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Thats why GM Stratos Grivas plays it....
Stratos is a friend of mine, and he has not played 1...e5 since the late eighties, when he was employing the Open Spanish against 1.e4.
Inspired by him, I did employ the Open Spanish myself three times against strong players, and I did manage two draws against GM Neil McDonald and GM Davit Shengelia, but I was worse in both games (actually I was tantalizingly close to being totally lost against McDonald). The third game was against my good friend GM Vassilis Kotronias, and I was slaughtered without any real chance to put some sort-of-resistance.
Since then, he has switched to the Sicilian, where he is typically employing his own 4...Qb6 variation, widely known as "Grivas Sicilian". Mostly a Scheveningen with a different move order, which has pluses, and minuses.
One question for Mr. IM pfren ....
So, as I understand your story .... you recommend me as a young player, I do not play the King's Gambit, but to devote myself to other promising openings!
Such as ........
Please note that it is only offensive position that I like. strategy does not interest me so much!
There are no offensive and positional openings. There are offensive, and positional players, though.
I can mention GM Vlado Kovacevic, an overly agressive/ tactical player, which has employed as white almost exclusively the "meek and passive" London system. Well, most of his games are full of fireworks.
One can play any sound opening against 1.e4 e5 (Ruy Lopez, Italian, Scotch) and then it's up to him to continue agressively, or positionally...
I love those variations both with 2...Nc6 and 2...e6. Sometimes the queen moves to c7 after Nb3.
This is interesting. Showing respect to any master is all right. Arguing with their action or opinion is argumentum ad personam if it's not about naming the source.
B.e. David Bronstein recommended to play the Evans Gambit and the King's Gambit to learn to attack. (German book title: Erfolgreiche Schachlehre) Saying now "Bronstein is stronger than IM pfren, so I will follow him," is nonsense.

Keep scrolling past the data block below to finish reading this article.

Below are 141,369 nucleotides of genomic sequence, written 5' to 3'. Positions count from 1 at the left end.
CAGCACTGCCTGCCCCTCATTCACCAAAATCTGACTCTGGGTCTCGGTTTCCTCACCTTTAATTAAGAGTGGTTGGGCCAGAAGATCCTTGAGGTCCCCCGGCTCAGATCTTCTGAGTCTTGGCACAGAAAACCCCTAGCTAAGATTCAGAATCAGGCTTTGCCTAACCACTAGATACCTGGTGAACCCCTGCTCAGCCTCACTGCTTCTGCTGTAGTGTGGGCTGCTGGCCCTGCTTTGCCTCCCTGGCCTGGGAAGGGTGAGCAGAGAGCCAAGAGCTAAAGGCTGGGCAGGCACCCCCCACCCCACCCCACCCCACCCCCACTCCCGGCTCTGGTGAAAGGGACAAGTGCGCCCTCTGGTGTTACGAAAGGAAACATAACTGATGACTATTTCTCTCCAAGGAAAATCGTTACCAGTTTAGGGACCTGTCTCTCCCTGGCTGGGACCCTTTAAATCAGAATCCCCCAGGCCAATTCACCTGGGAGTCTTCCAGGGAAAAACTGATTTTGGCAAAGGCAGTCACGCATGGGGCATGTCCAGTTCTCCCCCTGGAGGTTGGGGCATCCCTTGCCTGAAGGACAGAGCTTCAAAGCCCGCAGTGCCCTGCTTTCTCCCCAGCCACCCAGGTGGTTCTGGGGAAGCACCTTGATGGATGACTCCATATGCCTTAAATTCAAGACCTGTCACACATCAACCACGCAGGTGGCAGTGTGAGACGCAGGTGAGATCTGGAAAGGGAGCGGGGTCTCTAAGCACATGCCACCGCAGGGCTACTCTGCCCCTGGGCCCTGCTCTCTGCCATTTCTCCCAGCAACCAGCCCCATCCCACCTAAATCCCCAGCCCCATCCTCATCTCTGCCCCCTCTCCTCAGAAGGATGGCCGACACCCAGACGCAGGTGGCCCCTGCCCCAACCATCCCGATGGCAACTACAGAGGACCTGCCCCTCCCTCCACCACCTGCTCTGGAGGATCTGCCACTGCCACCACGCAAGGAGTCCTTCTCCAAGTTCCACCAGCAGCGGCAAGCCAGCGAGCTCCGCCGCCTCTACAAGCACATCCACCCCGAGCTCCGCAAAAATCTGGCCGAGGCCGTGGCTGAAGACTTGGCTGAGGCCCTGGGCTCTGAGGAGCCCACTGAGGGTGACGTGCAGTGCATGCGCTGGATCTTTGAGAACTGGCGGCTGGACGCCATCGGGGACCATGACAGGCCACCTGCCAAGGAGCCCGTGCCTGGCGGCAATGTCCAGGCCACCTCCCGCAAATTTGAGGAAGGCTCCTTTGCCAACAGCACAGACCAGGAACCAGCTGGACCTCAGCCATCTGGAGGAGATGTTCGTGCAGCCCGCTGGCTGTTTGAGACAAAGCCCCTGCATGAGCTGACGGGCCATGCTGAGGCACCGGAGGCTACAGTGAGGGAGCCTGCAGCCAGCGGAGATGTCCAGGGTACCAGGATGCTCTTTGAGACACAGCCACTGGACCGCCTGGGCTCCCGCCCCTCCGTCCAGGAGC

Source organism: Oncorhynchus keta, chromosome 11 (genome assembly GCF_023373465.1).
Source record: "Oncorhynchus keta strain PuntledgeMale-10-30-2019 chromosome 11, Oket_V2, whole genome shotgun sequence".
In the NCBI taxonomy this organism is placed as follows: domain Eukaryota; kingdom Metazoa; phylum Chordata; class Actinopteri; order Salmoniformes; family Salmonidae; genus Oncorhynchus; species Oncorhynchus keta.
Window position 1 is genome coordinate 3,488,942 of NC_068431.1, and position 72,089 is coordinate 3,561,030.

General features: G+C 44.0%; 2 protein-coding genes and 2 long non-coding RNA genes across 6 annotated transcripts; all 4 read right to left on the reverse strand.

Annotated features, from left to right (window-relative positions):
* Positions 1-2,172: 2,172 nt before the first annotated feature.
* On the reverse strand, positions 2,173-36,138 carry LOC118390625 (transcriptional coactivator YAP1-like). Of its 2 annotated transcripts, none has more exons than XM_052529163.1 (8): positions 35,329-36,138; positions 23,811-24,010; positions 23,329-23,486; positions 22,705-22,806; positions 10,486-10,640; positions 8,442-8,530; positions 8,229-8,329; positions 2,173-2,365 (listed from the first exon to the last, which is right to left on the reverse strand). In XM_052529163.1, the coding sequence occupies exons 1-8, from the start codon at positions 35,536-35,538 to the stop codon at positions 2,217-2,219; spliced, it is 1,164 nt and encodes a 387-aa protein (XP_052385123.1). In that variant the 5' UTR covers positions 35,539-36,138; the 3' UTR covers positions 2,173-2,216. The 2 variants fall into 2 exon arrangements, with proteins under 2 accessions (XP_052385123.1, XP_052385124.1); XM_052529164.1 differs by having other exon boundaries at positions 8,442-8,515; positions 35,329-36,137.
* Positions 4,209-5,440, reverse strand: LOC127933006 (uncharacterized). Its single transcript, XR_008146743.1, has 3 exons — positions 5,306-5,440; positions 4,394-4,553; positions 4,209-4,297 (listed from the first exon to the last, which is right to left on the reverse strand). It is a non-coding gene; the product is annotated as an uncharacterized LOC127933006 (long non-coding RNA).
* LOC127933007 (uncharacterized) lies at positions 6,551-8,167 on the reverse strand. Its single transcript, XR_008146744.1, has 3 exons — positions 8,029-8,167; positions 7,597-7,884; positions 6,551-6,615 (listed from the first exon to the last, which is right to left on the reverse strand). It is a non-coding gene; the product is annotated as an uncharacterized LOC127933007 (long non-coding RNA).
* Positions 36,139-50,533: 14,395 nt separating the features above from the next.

Personally I use the KG as a learning tool and I will not use it in otb games generally. Following Shaw's great book and remarking where I get out of it shows me positions I can handle well and positions I cannot handle good. Sometimes I get good responses not being on my candidate list teaching me another way to look at chess.
Btw: Agreement here that training tactics and endgames is for the average player much better than any opening training. And what's about me I know now that this will hold till I reach (if I do) FIDE 2100.
You're going to need strategy eventually. Strategy is different from positional imbalances though they're lumped together often. Strategy is what you use to pursue advantages whereas imbalances are the things you fight for. Your strategy can revolve around getting a knight to e6 because the pawn setup tells you it's a realistic prospect whereas the weak e6 square is a positional imbalance.
You'll need to read Nimzovich's My System eventually and learn about the art of blockading, sacrificing a rook for a strong knight on the sixth, exchanging their most dangerous defender, different strategies around different pawn structures, etc. You'll also need some endgame knowledge. Start with Fundamental Chess Endings or Basic Chess Endings then move up to Amateur to IM by John Hawkins, Turning Advantage into Victory in Chess by Soltis, Secrets of Pawn Endings by Karsten Muller, Endgame Strategy by Shereshevsky, and then Dvoretsky's Endgame Manual. That sounds like a lot of study, and I didn't even include a specialized rook endgame book in there (the ones I've peeked in were either data dumps with no commentary or just went over the same principles that were in Fine's book).
Sounds like a lot of reading, and it is, but the endgame is a very complex stage where you could go horribly wrong at any moment. You shouldn't read all books at once. Start with the most basic, review the parts that you don't quite understand, and move on. Do a couple of minutes of basic tactical exercises as a warm up.
After finishing an endgame book move onto another topic for a month, such as My System or a book on defense (like I said you play the king's gambit so you'll need it!) or technique.
If you have gaps in your knowledge they'll be exploited. If you like the King's Gambit then it's especially important that you work on defense so you could convert your pawn down position into a draw. I'm looking into Starting Out: Defensive Play to read but haven't played the King's Gambit in over a year now and am getting the book to fix a hole in my understanding.
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